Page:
Which milk is better?
Nowadays, it is a wonderful opportunity to diversify your menu with the products you want. Dairy products are no exception. We can choose cow’s milk, goat’s milk and other animal’s milk products, as well as choose an alternative derived from plant products.
“One of the reasons I like herbal drinks is that they add variety to our menu, but no less important is their role for people who can’t or don’t want to eat dairy products,” says nutritionist Eva Kataja.
Whatever the reason for using herbal drinks in the menu, it would be valuable to understand the benefits and potential disadvantages of using them. Let’s take a look at some of the most commonly used herbal drinks so you can find the one that’s right for you.
What does cow’s milk provide?
In order to better understand the differences between herbal drinks, we should first look at the composition of cow’s milk, because most often we use herbal drinks instead of cow’s milk. As a nutritionist, I would like the food and drink we consume on a daily basis to be as valuable as possible in terms of nutrition.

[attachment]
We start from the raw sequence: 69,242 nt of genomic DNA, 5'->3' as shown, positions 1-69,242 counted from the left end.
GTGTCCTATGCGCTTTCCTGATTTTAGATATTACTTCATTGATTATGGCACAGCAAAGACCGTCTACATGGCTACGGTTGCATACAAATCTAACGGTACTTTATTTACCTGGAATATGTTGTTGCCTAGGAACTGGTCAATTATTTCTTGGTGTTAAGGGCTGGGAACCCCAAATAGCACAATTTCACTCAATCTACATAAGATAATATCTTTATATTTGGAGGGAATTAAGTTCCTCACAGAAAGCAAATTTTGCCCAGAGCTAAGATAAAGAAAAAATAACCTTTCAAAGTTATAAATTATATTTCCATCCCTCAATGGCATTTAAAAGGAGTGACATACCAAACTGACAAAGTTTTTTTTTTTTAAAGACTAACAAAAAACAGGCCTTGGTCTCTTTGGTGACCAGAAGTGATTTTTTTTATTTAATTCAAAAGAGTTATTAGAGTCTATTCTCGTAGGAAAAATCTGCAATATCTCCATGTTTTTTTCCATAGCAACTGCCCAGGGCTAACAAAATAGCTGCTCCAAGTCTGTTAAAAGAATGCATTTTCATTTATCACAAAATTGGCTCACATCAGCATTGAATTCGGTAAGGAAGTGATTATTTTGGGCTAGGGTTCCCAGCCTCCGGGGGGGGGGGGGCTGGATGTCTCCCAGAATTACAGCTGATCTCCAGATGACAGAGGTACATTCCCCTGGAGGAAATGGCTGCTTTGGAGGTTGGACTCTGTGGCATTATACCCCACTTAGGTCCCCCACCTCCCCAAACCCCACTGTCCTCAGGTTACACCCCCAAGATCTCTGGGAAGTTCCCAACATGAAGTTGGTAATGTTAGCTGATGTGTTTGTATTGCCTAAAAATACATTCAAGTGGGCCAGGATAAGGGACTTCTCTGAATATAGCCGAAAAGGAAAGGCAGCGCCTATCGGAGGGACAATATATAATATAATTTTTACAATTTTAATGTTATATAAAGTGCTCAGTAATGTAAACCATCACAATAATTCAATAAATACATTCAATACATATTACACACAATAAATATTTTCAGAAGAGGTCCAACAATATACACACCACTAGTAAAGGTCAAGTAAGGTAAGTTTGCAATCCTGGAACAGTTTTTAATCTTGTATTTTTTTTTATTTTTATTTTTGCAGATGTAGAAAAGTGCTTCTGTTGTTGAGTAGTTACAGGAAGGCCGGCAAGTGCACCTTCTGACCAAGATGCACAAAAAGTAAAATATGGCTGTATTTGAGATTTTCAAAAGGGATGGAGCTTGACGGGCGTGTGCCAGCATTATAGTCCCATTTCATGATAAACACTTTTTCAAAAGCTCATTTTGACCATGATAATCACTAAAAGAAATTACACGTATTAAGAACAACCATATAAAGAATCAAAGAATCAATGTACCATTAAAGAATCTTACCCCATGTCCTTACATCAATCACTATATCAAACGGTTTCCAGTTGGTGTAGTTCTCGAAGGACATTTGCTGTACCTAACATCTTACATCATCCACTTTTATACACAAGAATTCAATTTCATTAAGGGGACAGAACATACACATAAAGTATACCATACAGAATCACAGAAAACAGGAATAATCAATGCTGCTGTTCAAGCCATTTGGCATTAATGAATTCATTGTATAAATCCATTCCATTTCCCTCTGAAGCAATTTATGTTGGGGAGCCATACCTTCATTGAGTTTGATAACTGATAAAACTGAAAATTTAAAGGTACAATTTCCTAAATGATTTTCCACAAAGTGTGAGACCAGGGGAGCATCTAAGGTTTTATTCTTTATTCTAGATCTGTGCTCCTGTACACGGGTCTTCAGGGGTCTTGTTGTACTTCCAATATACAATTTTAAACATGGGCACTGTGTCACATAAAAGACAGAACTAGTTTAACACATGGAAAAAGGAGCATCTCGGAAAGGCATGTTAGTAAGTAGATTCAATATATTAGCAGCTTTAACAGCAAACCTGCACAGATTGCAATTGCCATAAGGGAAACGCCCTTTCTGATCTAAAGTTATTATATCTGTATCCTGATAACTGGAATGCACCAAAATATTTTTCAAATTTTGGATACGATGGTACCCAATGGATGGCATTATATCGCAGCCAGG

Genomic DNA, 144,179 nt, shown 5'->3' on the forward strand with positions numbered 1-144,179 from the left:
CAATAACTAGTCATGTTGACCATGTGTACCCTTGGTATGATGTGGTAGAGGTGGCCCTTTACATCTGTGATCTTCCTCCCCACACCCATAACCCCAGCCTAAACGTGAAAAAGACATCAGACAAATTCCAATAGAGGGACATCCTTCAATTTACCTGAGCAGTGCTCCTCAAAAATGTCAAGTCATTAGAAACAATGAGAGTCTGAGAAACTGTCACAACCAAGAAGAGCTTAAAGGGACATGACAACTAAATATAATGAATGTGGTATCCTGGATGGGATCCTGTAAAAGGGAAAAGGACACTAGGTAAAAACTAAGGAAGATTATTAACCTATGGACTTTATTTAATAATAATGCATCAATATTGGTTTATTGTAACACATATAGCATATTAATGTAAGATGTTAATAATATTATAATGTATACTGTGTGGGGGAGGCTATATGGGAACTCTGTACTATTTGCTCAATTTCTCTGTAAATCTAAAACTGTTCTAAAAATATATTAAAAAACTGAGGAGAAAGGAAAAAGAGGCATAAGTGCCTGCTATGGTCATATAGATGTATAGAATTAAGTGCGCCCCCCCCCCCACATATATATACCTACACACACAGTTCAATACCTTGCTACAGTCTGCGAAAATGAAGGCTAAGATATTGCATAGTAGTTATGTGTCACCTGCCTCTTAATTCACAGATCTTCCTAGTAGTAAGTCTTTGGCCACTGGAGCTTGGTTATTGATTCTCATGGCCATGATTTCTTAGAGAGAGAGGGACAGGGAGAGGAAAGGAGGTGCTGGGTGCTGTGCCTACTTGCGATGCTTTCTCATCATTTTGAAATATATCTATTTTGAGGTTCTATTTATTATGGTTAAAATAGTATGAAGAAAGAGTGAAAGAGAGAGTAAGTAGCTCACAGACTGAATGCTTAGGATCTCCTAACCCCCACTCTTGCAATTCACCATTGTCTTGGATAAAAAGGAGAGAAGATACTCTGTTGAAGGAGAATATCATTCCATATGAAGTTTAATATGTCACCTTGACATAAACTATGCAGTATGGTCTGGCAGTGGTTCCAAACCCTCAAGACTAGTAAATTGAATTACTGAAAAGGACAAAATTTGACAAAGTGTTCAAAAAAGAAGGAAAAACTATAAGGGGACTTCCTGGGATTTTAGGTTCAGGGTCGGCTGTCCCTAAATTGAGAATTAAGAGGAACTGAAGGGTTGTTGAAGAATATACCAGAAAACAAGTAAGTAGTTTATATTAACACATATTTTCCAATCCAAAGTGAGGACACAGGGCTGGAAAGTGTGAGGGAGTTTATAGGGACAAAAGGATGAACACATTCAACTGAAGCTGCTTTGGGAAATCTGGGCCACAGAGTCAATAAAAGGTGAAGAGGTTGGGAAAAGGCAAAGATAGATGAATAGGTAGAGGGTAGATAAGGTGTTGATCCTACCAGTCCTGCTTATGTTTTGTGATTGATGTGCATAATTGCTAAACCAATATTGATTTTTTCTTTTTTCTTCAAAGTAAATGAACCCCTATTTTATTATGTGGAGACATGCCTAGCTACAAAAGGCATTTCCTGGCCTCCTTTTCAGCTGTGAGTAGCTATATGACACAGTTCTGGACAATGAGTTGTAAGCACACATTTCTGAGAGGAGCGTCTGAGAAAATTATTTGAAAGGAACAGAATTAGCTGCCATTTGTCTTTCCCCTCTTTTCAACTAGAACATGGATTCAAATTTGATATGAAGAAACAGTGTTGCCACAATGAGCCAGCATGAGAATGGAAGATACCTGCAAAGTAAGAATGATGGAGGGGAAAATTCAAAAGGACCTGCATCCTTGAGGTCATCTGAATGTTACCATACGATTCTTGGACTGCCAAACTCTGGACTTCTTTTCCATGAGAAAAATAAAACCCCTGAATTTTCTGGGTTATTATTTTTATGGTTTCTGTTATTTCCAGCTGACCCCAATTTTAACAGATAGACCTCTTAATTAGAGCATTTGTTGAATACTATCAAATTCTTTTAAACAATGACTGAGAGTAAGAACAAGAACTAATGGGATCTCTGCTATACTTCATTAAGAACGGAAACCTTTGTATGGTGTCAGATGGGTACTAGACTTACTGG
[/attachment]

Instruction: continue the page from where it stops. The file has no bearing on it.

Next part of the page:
In general, cow’s milk specialists do not perceive it as a drink, but as a food. And if we look at the nutritional value of milk, it is quite recognizable. A glass of milk could theoretically be a very good snack in terms of energy and nutrients.
1 cup whole cow’s milk (approximately 250 ml)
– 150 kcal
– 12 grams of carbohydrates
– 8 grams of fat
– 8 grams of protein
- Widely available, available in almost all outlets.